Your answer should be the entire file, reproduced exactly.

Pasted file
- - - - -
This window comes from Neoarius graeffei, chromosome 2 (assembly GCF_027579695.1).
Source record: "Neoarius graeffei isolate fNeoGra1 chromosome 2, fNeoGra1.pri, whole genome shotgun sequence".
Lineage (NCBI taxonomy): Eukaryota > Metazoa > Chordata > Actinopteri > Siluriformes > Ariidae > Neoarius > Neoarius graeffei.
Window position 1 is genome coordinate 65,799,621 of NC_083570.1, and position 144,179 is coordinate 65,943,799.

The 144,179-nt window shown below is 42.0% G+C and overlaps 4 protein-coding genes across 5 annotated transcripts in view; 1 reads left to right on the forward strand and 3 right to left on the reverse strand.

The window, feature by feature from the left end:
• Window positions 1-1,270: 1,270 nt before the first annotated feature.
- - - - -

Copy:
This window comes from Neoarius graeffei, chromosome 2 (assembly GCF_027579695.1).
Source record: "Neoarius graeffei isolate fNeoGra1 chromosome 2, fNeoGra1.pri, whole genome shotgun sequence".
Lineage (NCBI taxonomy): Eukaryota > Metazoa > Chordata > Actinopteri > Siluriformes > Ariidae > Neoarius > Neoarius graeffei.
Window position 1 is genome coordinate 65,799,621 of NC_083570.1, and position 144,179 is coordinate 65,943,799.

The 144,179-nt window shown below is 42.0% G+C and overlaps 4 protein-coding genes across 5 annotated transcripts in view; 1 reads left to right on the forward strand and 3 right to left on the reverse strand.

The window, feature by feature from the left end:
• Window positions 1-1,270: 1,270 nt before the first annotated feature.